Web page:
Bryant continued “There is an African saying that I say often – teach a woman, teach a nation. It inspires me and drives my passion to get as many girls involved as possible”.
Michelle Graham, a mentor in Dundalk, experiences the gender imbalance and is also actively trying to resolve it. “There are girls out there dreaming of creating games and apps, not just using them. We need to reach them aswell as their friends and encourage them to come to a Dojo.”
The number of women in technology, while always low appears to be getting lower. The E.U. average of 21.8%, or the U.S. rate of 24% of technology jobs held by women is down from 36 percent in 1991, according to the National Centre for Women & Information Technology, at the University of Colorado in Boulder.
More Collaboration & Content Sharing
Many of the speakers spoke about the latest in technology, with experts sharing their expertise on using robotics, electronics, motion sensors, computer languages such as Advanced Scratch. These forms of technology inspire mentor's interest and passion which drives the children to learn more.
One discussion point that was continually being brought up was the need to share content. Instead of dojos working in a silo creating the same content, that the content should be shared. A central place for keeping content, structure, ideas for growing a dojo was suggested. This is a key action that has been taken away by the founders.
Dojo @ The Castle
In addition to the formal speaker programme, a dojo was held in the Castle. Children from local dojos were invited to attend and the Dojo 'sold out' within 11 minutes. Young people got to meet their own rockstars, James Whelton and Bill Liao, who spent time seeing what the children and young adults were creating.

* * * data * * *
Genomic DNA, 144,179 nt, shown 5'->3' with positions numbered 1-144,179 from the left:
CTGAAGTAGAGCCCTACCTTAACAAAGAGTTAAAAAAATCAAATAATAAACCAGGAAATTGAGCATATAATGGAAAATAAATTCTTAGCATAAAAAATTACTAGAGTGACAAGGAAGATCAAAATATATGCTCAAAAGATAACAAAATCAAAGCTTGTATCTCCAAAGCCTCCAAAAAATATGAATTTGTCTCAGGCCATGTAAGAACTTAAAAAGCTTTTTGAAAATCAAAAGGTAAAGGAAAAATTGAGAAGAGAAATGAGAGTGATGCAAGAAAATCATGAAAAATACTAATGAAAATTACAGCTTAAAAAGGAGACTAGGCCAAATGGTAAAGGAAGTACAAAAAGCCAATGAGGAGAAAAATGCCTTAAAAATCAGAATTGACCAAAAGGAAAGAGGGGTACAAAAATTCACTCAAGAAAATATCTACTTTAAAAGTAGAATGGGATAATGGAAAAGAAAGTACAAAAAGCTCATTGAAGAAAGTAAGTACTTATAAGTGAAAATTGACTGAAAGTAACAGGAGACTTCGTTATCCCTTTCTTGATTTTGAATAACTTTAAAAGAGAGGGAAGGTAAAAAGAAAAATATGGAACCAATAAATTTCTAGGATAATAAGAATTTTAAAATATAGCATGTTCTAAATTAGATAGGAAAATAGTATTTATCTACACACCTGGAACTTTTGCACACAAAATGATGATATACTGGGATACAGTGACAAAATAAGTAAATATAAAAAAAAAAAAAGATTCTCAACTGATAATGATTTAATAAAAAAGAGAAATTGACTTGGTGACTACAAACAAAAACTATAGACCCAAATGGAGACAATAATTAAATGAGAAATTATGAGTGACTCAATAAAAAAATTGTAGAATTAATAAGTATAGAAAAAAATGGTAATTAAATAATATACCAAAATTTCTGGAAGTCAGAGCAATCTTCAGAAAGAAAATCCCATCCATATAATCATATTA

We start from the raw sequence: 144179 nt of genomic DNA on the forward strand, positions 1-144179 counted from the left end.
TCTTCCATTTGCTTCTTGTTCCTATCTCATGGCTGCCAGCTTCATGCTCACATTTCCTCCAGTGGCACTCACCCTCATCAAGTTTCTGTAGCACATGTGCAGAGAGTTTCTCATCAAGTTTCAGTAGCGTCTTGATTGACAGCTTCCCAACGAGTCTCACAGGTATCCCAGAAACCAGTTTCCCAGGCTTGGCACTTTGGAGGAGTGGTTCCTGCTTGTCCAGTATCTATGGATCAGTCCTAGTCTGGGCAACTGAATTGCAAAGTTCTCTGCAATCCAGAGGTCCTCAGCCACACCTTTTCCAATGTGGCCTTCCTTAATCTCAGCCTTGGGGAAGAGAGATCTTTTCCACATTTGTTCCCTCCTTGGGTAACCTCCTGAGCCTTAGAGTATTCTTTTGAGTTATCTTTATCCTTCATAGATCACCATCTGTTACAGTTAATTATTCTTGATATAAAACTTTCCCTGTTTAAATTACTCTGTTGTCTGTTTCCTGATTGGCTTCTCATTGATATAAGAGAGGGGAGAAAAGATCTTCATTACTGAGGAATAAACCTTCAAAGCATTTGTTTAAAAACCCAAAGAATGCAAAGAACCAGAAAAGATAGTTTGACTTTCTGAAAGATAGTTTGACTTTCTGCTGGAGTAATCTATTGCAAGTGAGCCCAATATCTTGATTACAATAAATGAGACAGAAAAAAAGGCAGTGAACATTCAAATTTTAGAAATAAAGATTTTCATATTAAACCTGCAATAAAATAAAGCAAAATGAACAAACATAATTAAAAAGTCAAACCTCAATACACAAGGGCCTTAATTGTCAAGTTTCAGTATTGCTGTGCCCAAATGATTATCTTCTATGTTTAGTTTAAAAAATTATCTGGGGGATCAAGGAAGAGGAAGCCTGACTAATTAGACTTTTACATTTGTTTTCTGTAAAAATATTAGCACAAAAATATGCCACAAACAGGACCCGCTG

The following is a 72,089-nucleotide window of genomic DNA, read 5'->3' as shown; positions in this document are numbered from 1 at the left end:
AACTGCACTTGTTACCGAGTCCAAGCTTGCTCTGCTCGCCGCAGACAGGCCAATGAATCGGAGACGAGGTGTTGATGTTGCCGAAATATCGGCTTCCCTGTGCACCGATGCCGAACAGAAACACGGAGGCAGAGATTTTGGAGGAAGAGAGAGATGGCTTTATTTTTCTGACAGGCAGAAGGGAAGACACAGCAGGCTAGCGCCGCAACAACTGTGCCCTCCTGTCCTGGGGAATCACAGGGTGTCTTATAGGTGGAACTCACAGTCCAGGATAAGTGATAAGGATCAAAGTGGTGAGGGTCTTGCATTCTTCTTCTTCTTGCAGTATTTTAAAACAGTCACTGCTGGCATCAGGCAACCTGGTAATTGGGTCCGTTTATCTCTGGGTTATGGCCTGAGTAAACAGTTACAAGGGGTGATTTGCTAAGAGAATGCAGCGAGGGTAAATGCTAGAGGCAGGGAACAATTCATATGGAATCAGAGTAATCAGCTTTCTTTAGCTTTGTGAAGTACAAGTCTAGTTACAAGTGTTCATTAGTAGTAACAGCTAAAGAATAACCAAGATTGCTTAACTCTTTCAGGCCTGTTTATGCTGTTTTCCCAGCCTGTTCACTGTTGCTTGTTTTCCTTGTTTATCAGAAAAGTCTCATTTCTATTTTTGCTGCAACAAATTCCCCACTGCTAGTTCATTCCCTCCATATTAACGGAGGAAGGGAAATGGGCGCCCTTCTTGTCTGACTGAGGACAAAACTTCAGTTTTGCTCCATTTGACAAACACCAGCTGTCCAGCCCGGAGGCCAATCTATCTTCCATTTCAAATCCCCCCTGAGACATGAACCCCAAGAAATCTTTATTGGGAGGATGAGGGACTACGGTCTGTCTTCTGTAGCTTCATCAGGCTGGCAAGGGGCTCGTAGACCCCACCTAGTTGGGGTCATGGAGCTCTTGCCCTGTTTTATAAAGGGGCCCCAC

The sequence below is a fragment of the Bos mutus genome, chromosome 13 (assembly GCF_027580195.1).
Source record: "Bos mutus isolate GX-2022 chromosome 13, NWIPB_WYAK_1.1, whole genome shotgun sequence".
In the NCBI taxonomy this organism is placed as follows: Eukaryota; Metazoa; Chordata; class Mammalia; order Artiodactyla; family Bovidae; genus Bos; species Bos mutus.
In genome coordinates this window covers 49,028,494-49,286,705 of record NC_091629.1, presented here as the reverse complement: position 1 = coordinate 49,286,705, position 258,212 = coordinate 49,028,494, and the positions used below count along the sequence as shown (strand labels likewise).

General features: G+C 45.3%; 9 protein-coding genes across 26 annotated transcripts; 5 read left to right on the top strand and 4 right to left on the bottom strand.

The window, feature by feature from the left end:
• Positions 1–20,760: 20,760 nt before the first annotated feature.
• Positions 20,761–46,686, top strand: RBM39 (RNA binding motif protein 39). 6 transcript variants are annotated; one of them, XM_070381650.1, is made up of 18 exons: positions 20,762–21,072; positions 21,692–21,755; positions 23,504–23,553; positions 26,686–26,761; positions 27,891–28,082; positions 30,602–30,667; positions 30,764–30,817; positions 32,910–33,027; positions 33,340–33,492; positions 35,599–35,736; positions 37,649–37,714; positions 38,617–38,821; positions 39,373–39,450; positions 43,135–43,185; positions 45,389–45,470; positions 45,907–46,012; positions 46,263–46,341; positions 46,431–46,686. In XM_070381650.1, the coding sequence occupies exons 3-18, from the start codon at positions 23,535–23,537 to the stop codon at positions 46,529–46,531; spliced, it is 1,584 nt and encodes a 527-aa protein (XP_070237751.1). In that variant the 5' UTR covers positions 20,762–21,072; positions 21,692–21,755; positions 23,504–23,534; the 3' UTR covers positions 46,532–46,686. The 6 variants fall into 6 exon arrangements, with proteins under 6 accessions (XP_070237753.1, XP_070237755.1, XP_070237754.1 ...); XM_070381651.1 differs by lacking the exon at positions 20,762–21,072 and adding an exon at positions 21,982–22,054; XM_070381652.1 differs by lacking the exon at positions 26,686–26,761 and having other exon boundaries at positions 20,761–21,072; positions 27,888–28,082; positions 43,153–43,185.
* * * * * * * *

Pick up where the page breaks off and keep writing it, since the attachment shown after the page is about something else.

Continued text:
The final words went to the co-founders. James Whelton said “We can't do it alone. We all need each other. Over 200 people are here who give of their time and talent freely and willingly to our children and there are hundreds more around the globe. We need to think about 10 years into the future aswell as next year as CoderDojo is a catalyst for change.”
Bill Liao concluded “It's amazing to see young people engaged and challenged. That drive, that ambition, that will to change the world. If the CoderDojo community can help these children and young adults to unleash their creativity while having fun doing it, then we know we have made a difference – to the children themselves, to the world around us and the future is bright.”
The DojoCon 2013 was organised by CoderDojo volunteers from Drogheda, Dundalk, Dublin, Limerick and Navan. They are so committed to the success of CoderDojo and DojoCon 2013 that they have given their time voluntarily for the past 6 months.
They would like to thank the many sponsors involved including Hello World Foundation, RTE Digital, Louth County Enterprise Board, DKIT, Drogheda on the Boyne, Meath County Council, Enterprise Ireland, GitHub, Coca-Cola, Intact Software, Fitz Scientific and Lord Henry of Slane Castle. They would also like to thank the many supporters who gave their professional expertise and service voluntarily.